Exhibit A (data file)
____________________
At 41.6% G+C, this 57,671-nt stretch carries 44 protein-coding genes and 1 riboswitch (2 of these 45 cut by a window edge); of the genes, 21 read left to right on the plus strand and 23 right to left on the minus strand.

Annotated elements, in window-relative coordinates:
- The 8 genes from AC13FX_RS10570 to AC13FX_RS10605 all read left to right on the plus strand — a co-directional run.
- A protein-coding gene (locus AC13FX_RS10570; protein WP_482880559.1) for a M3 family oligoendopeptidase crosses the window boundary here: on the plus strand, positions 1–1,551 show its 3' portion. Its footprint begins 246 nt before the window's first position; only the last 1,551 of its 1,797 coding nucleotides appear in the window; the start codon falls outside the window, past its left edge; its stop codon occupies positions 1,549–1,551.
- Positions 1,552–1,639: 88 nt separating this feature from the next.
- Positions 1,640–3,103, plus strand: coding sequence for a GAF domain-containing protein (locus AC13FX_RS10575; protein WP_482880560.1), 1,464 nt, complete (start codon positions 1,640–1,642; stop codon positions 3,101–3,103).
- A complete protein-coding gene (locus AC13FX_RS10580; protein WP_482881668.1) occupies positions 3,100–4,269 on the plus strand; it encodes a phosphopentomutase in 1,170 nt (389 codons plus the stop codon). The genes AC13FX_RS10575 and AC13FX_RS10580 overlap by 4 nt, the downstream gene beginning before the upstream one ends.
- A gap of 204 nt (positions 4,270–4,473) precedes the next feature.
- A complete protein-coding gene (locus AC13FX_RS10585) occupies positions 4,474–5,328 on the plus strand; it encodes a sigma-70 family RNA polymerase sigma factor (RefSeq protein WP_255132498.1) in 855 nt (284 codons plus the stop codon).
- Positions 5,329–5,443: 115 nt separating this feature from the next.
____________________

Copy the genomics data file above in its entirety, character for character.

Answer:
At 41.6% G+C, this 57,671-nt stretch carries 44 protein-coding genes and 1 riboswitch (2 of these 45 cut by a window edge); of the genes, 21 read left to right on the plus strand and 23 right to left on the minus strand.

Annotated elements, in window-relative coordinates:
- The 8 genes from AC13FX_RS10570 to AC13FX_RS10605 all read left to right on the plus strand — a co-directional run.
- A protein-coding gene (locus AC13FX_RS10570; protein WP_482880559.1) for a M3 family oligoendopeptidase crosses the window boundary here: on the plus strand, positions 1–1,551 show its 3' portion. Its footprint begins 246 nt before the window's first position; only the last 1,551 of its 1,797 coding nucleotides appear in the window; the start codon falls outside the window, past its left edge; its stop codon occupies positions 1,549–1,551.
- Positions 1,552–1,639: 88 nt separating this feature from the next.
- Positions 1,640–3,103, plus strand: coding sequence for a GAF domain-containing protein (locus AC13FX_RS10575; protein WP_482880560.1), 1,464 nt, complete (start codon positions 1,640–1,642; stop codon positions 3,101–3,103).
- A complete protein-coding gene (locus AC13FX_RS10580; protein WP_482881668.1) occupies positions 3,100–4,269 on the plus strand; it encodes a phosphopentomutase in 1,170 nt (389 codons plus the stop codon). The genes AC13FX_RS10575 and AC13FX_RS10580 overlap by 4 nt, the downstream gene beginning before the upstream one ends.
- A gap of 204 nt (positions 4,270–4,473) precedes the next feature.
- A complete protein-coding gene (locus AC13FX_RS10585) occupies positions 4,474–5,328 on the plus strand; it encodes a sigma-70 family RNA polymerase sigma factor (RefSeq protein WP_255132498.1) in 855 nt (284 codons plus the stop codon).
- Positions 5,329–5,443: 115 nt separating this feature from the next.